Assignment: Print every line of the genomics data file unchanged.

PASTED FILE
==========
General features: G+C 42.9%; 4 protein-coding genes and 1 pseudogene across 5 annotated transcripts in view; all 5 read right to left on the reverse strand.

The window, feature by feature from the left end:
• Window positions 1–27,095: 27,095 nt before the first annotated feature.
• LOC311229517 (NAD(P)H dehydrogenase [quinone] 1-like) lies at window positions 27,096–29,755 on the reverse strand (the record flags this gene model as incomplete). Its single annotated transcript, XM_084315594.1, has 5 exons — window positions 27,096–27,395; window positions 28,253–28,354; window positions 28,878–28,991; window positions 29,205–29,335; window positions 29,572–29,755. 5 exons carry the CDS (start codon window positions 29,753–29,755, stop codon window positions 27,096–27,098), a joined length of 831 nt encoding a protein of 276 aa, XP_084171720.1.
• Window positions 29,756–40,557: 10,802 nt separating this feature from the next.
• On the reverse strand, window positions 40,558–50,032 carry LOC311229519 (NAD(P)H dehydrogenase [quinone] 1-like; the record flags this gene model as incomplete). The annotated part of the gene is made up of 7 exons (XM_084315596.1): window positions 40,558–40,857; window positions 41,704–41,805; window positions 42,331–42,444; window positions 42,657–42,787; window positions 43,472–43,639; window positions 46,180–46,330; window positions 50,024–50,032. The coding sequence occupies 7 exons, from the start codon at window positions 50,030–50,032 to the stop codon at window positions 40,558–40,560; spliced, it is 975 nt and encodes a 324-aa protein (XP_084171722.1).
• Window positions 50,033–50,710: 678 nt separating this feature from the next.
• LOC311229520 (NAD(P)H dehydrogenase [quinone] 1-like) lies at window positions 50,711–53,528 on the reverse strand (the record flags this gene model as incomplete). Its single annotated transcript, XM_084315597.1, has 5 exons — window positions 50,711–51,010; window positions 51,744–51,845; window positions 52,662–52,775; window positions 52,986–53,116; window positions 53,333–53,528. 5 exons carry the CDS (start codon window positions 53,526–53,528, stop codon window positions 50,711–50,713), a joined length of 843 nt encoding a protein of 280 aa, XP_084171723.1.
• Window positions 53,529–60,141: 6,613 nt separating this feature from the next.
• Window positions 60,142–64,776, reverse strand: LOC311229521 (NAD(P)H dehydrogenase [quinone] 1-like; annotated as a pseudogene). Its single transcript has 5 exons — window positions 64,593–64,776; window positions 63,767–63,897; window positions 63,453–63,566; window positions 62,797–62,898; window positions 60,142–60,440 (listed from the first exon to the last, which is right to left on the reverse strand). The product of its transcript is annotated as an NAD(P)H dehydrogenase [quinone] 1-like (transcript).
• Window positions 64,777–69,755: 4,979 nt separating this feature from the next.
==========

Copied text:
General features: G+C 42.9%; 4 protein-coding genes and 1 pseudogene across 5 annotated transcripts in view; all 5 read right to left on the reverse strand.

The window, feature by feature from the left end:
• Window positions 1–27,095: 27,095 nt before the first annotated feature.
• LOC311229517 (NAD(P)H dehydrogenase [quinone] 1-like) lies at window positions 27,096–29,755 on the reverse strand (the record flags this gene model as incomplete). Its single annotated transcript, XM_084315594.1, has 5 exons — window positions 27,096–27,395; window positions 28,253–28,354; window positions 28,878–28,991; window positions 29,205–29,335; window positions 29,572–29,755. 5 exons carry the CDS (start codon window positions 29,753–29,755, stop codon window positions 27,096–27,098), a joined length of 831 nt encoding a protein of 276 aa, XP_084171720.1.
• Window positions 29,756–40,557: 10,802 nt separating this feature from the next.
• On the reverse strand, window positions 40,558–50,032 carry LOC311229519 (NAD(P)H dehydrogenase [quinone] 1-like; the record flags this gene model as incomplete). The annotated part of the gene is made up of 7 exons (XM_084315596.1): window positions 40,558–40,857; window positions 41,704–41,805; window positions 42,331–42,444; window positions 42,657–42,787; window positions 43,472–43,639; window positions 46,180–46,330; window positions 50,024–50,032. The coding sequence occupies 7 exons, from the start codon at window positions 50,030–50,032 to the stop codon at window positions 40,558–40,560; spliced, it is 975 nt and encodes a 324-aa protein (XP_084171722.1).
• Window positions 50,033–50,710: 678 nt separating this feature from the next.
• LOC311229520 (NAD(P)H dehydrogenase [quinone] 1-like) lies at window positions 50,711–53,528 on the reverse strand (the record flags this gene model as incomplete). Its single annotated transcript, XM_084315597.1, has 5 exons — window positions 50,711–51,010; window positions 51,744–51,845; window positions 52,662–52,775; window positions 52,986–53,116; window positions 53,333–53,528. 5 exons carry the CDS (start codon window positions 53,526–53,528, stop codon window positions 50,711–50,713), a joined length of 843 nt encoding a protein of 280 aa, XP_084171723.1.
• Window positions 53,529–60,141: 6,613 nt separating this feature from the next.
• Window positions 60,142–64,776, reverse strand: LOC311229521 (NAD(P)H dehydrogenase [quinone] 1-like; annotated as a pseudogene). Its single transcript has 5 exons — window positions 64,593–64,776; window positions 63,767–63,897; window positions 63,453–63,566; window positions 62,797–62,898; window positions 60,142–60,440 (listed from the first exon to the last, which is right to left on the reverse strand). The product of its transcript is annotated as an NAD(P)H dehydrogenase [quinone] 1-like (transcript).
• Window positions 64,777–69,755: 4,979 nt separating this feature from the next.